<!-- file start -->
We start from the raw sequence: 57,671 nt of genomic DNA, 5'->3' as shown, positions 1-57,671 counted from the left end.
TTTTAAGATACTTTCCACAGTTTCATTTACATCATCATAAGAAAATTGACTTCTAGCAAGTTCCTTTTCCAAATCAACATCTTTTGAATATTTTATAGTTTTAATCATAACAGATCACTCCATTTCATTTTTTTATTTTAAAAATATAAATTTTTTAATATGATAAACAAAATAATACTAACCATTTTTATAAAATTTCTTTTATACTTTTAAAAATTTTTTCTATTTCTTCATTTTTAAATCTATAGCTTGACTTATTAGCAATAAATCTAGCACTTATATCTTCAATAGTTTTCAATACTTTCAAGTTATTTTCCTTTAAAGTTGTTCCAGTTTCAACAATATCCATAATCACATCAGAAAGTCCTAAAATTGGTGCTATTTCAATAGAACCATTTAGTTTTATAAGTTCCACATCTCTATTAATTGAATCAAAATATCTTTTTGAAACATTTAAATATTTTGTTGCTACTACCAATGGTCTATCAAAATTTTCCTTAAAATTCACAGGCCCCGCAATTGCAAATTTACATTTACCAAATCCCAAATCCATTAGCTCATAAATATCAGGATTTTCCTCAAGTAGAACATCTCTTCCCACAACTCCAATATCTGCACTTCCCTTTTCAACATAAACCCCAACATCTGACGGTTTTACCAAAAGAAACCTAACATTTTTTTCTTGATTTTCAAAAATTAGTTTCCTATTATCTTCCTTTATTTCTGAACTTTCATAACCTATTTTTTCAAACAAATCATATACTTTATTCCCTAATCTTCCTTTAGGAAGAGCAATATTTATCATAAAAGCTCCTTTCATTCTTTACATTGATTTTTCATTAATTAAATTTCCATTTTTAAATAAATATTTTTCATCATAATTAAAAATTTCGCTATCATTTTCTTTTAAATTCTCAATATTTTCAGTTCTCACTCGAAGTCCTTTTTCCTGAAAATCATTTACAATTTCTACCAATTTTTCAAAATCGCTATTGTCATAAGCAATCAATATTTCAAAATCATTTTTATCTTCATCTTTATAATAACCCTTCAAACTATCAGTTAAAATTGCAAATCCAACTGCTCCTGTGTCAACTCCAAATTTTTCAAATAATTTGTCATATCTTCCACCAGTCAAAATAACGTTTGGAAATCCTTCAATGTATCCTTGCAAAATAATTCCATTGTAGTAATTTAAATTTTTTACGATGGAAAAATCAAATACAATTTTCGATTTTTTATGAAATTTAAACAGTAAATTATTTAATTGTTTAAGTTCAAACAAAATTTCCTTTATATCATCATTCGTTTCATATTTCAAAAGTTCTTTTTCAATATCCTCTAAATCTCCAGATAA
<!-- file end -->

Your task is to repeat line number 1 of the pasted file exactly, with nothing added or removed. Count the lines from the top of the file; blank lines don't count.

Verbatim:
We start from the raw sequence: 57,671 nt of genomic DNA, 5'->3' as shown, positions 1-57,671 counted from the left end.